25. Lein, T., Kupisch, T. & van de Weijer, J. (2016). Voice Onset Time production in adult simultaneous bilinguals (German-French) and the role of childhood. International Journal of Bilingualism. DOI: 10.1177/1367006915589424
  26. Li, F. (2013). The effect of speakers’ sex on voice onset time in Mandarin stops. Journal of the Acoustic Society of America 133, 142-147.
  27. Lin, H. & Wang, Q. (2007). Mandarin rhythm: An acoustic study. Journal of Chinese Linguistics and Computing 17, 127-140.
  28. Lin, Y.-H. (2007). The Sounds of Chinese. Cambridge: Cambridge University Press.
  29. Lisker, L. & Abramson, A.S. (1964). A cross-language study of voicing in initial stops: Acoustical measurements. Word 20, 384–422. [CrossRef]
  30. Llama, R., Cardoso, W. & Collins, L. (2010). The influence of language distance and language status on the acquisition of L3 phonology, International Journal of Multilingualism 7, 39-57. [CrossRef]
  31. Lloyd-Smith, A., Gyllstad, H. & Kupisch, T. (2016). Transfer into L3 English: Global accent in German dominant heritage speakers of Turkish. Linguistic Approaches to Bilingualism. DOI: 10.1075/lab.15013.llo
  32. Marx, N. & Mehlhorn, G. (2010). Pushing the positive: Encouraging phonological transfer from L2 to L3. International Journal of Multilingualism 7, 4-18. [CrossRef]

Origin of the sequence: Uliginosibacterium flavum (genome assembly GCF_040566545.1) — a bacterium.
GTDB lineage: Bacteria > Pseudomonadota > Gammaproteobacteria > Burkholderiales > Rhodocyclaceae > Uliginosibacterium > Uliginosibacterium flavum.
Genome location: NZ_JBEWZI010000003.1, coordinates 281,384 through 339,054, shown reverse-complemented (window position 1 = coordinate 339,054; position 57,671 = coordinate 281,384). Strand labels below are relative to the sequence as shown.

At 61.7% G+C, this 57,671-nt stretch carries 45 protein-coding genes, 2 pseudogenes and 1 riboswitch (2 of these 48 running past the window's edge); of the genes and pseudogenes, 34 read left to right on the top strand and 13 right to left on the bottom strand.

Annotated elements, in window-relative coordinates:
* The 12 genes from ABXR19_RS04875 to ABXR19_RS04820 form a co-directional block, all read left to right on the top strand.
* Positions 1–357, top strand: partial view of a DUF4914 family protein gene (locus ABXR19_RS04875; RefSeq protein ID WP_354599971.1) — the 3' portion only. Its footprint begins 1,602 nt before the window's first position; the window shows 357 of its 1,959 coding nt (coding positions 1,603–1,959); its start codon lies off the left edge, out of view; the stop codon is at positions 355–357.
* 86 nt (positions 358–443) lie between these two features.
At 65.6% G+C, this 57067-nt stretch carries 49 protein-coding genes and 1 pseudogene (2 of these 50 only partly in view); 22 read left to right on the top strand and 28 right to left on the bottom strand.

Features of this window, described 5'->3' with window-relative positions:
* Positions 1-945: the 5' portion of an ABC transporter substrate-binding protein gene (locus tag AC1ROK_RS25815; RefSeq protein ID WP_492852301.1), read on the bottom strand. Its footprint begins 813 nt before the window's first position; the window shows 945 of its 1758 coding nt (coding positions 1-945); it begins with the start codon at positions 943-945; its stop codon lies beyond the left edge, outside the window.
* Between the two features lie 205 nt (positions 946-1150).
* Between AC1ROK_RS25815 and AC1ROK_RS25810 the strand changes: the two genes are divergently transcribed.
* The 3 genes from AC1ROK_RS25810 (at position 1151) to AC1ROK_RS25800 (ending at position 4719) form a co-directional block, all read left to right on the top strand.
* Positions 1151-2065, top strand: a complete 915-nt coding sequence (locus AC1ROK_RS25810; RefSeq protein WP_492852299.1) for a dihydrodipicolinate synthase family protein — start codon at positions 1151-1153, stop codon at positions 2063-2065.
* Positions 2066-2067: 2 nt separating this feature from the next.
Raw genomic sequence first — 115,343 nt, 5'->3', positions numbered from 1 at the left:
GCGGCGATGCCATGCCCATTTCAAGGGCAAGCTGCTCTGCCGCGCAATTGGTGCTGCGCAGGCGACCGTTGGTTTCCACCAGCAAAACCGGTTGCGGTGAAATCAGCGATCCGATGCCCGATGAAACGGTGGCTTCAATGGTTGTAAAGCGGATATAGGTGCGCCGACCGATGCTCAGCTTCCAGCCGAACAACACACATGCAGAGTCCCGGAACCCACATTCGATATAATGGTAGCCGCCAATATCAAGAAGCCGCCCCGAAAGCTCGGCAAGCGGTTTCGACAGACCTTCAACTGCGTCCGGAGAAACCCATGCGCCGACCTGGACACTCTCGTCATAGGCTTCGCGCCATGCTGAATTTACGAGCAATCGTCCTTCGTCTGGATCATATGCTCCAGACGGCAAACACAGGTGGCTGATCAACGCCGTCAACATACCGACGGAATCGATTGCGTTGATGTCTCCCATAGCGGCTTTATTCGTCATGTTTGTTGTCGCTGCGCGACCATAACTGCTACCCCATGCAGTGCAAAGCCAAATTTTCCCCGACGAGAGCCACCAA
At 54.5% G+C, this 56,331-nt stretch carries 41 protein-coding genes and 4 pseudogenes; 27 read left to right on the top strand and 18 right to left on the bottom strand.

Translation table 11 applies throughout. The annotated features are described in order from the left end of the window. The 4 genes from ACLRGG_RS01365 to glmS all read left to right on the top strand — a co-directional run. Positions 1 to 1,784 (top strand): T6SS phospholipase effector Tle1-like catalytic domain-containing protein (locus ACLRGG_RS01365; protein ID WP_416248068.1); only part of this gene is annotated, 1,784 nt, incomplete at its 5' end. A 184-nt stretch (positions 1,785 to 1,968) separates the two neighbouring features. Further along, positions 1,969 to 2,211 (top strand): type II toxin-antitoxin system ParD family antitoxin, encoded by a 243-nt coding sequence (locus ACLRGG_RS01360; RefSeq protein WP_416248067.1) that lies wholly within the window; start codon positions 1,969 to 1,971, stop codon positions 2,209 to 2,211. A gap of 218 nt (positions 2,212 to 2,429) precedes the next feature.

33. Montrul, S. (2016). The Acquisition of Heritage Languages. Cambridge: Cambridge University Press. [CrossRef]
  34. Odlin, T. (1989). Language Transfer. Cambridge: CUP. [CrossRef]
  35. Odlin, T. (2003). Cross-Linguistic Influence. The Handbook of Second Language Acquisition, C.J. Doughty & M.H. Long (eds), 436–486. London: Blackwell. [CrossRef]
  36. Ramus, F., Nespor, M. & Mehler, J. (1999). Correlates of linguistic rhythm in the speech signal. Cognition, 73, 265-292. [CrossRef]
  37. Rothman, J. (2010). On the typological economy of syntactic transfer: Word order and relative clause high/low attachment preference in L3 Brazilian Portuguese. International Review of Applied Linguistics in Teaching 28, 245-273.
  38. Rothman, J. (2011). L3 syntactic transfer selectivity and typological determinacy: The typological primacy model. Second Language Research 27, 107-127. [CrossRef]
  39. Rück, N. (2011). Are migrant children the better learners of French? About monolinguals and plurilinguals in the foreign language classroom. Towards multilingualism and the inclusion of cultural diversity, I. Florio-Hansen (ed), 75-97. Kassel: Kassel University Press.